Programmer Accused of Plotting to Sabotage Missile Project
Jun. 26, 1991
SAN DIEGO (AP) _ Federal agents Tuesday arrested a former General Dynamics computer programmer accused of plotting to plant a ''logic bomb'' that could have wiped out irreplaceable data in a space missile project.
''He was disgruntled and didn't feel he had been given the recognition he thought he deserved,'' said William Landreth, an agent with the Defense Criminal Investigative Service, which led the investigation.
Michael John Lauffenburger, 31, was taken to the federal jail and charged with one count of attempted computer fraud and one count of computer tampering. He pleaded innocent and was held in lieu of $10,000 bail.
If convicted, Lauffenburger could face up to five years in prison and a $250,000 fine on each count.
''We've never known of a situation like this,'' Landreth said. ''This is the most egregious attempted computer sabotage I've ever seen because it involved a person in a position of trust.''
''Welcome to high technology,'' said Assistant U.S. Attorney Mitchell Dembin, the case's prosecutor. ''Our ability to use technology has far exceeded our ethical responsibilities in using it.''
A co-worker in May uncovered the so-called computer logic bomb, a kind of computer virus that's actually an encoded bit of computer commands. The co- worker had been trying to access Lauffenburger's computer memory bank but was unable to get into one file in the computer's memory system.
The worker contacted security and the logic bomb eventually was detected and disabled, Landreth said.
Lauffenburger resigned from General Dynamics on May 29 and is accused of planning to offer his services as a consultant to help the company reconstruct the lost material and determine what happened to it, Landreth said.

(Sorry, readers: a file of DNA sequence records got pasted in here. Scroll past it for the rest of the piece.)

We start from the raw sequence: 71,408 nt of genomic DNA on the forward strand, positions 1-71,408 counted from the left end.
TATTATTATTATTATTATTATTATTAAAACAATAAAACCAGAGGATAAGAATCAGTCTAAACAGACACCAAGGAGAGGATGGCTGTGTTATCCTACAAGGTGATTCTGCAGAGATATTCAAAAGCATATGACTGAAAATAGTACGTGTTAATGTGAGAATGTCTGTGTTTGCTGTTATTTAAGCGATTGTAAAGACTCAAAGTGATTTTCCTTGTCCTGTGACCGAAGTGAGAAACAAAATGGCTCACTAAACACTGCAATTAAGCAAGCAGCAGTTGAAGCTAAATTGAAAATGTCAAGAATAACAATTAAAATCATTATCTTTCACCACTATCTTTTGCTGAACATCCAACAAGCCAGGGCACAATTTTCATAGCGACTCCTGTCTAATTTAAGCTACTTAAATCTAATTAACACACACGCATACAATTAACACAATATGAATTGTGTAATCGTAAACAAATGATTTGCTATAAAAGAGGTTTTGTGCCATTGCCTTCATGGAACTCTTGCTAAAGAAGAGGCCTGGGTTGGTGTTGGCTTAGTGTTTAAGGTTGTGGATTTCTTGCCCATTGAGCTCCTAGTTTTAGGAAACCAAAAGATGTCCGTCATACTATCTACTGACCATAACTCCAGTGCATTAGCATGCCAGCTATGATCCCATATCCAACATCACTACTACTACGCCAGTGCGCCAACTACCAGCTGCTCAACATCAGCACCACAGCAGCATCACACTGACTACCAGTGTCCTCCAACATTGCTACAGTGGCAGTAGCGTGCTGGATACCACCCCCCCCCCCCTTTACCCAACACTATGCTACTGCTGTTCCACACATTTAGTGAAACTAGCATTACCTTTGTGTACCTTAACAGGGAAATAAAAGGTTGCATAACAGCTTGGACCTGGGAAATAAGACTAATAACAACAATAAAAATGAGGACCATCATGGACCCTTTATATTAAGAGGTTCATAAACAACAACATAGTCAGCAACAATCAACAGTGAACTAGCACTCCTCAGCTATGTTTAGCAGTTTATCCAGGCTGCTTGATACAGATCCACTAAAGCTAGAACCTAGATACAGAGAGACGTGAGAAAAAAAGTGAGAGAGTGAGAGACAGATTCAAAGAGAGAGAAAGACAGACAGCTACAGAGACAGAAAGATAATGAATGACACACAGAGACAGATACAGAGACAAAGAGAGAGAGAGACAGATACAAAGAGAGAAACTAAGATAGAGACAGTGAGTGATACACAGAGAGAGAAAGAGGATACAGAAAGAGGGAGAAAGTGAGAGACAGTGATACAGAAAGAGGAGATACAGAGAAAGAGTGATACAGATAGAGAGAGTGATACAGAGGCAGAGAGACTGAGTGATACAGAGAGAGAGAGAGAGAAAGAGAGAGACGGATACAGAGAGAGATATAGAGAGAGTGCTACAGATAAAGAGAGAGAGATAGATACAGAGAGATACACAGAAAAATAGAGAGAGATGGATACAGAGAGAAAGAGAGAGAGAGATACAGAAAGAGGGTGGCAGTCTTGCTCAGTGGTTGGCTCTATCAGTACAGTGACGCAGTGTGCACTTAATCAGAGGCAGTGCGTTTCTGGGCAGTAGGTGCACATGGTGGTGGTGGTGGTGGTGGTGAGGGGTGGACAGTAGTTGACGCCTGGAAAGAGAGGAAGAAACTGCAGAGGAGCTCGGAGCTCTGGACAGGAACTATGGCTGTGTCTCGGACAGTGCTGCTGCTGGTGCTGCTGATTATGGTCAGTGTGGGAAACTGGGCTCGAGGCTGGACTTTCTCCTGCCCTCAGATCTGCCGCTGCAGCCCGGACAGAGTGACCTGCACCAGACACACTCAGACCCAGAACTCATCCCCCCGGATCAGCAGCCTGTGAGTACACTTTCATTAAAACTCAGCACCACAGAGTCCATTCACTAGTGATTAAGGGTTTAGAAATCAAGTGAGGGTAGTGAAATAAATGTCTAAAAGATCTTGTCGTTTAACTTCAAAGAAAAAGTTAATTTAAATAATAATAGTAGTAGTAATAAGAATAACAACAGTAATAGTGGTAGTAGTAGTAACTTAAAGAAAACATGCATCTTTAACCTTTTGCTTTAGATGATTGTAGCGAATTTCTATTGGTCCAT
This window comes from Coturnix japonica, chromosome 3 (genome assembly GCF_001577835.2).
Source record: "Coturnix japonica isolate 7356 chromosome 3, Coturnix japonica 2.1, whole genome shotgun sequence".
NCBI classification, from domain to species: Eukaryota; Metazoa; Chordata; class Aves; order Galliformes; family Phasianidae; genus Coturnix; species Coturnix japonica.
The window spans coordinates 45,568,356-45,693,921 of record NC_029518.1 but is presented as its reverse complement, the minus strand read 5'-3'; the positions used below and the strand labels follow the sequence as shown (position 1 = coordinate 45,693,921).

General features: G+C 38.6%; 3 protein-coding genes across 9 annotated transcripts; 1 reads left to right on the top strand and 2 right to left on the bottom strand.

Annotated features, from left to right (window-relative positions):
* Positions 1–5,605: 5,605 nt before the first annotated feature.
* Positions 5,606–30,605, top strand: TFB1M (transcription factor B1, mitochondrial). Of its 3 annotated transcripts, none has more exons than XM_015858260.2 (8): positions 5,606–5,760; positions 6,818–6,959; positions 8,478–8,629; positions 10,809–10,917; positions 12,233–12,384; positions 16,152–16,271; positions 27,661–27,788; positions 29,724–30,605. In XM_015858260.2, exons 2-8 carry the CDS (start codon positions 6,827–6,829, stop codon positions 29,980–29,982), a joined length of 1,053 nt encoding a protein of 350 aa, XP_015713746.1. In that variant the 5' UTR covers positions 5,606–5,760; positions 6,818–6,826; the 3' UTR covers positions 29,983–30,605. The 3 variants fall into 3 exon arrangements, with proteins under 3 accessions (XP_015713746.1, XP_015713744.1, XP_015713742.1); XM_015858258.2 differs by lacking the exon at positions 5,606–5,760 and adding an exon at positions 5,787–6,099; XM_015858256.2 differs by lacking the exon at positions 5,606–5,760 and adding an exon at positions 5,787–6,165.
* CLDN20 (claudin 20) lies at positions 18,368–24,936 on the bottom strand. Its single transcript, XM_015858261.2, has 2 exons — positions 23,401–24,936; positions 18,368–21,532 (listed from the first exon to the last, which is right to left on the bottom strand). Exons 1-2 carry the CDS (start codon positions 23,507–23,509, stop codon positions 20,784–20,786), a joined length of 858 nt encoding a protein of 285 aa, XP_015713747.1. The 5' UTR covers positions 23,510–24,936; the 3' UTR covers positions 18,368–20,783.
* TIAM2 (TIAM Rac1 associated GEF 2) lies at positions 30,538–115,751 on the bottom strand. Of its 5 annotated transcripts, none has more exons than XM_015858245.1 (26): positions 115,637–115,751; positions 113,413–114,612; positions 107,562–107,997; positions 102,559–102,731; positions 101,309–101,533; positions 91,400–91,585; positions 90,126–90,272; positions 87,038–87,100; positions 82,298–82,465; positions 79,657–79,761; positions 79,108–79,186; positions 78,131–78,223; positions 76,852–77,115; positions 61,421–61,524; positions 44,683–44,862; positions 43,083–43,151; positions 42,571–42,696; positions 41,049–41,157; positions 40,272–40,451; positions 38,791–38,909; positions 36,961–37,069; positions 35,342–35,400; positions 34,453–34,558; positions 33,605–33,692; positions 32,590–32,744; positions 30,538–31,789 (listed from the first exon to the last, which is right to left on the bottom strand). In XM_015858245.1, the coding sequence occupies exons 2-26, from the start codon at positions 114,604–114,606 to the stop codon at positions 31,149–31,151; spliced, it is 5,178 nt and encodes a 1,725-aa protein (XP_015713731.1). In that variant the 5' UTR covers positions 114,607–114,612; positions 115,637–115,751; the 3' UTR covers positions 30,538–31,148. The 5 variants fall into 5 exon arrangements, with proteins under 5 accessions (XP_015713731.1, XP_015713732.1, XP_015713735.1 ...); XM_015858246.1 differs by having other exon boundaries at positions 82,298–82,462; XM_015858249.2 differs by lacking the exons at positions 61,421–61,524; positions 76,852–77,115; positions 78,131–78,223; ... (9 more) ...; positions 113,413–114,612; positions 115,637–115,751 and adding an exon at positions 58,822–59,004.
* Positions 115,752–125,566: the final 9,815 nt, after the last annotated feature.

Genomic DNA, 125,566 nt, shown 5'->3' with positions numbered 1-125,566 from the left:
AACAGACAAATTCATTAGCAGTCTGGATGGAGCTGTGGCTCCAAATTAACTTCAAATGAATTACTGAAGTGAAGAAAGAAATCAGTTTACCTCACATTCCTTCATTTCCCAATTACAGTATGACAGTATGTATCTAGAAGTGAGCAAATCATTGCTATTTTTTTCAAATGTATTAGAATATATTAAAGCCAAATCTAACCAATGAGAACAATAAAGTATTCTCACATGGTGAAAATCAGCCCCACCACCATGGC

Lauffenburger had been working on the billion-dollar Atlas Missile Space Program. The Atlas was first developed in the 1950s as an intercontinental ballistic missile but has been used as an unmanned launch vehicle.
''He created a lot of his work, and in essence he felt he didn't get the honor he deserved,'' Landreth said.
''It's very remote that anything like this has ever happened at General Dynamics before,'' company spokesman Jack Isabel said. ''There are security systems in place and I just don't want to comment beyond that.''
The logic bomb had been scheduled to go off at 6 p.m. May 24, over the long Memorial Day weekend, and then destroy itself, Landreth said.
The data targeted consisted of information about contracts between General Dynamics and the federal government.
''It's questionable that some of this information could have ever been reconstructed,'' Landreth said. ''It would have cost $100,000 in reprogramming work, but a lot would have been lost that could have never been retrieved.''
After leaving General Dynamics, Lauffenburger worked as a computer programmer for Community Care Network of San Diego.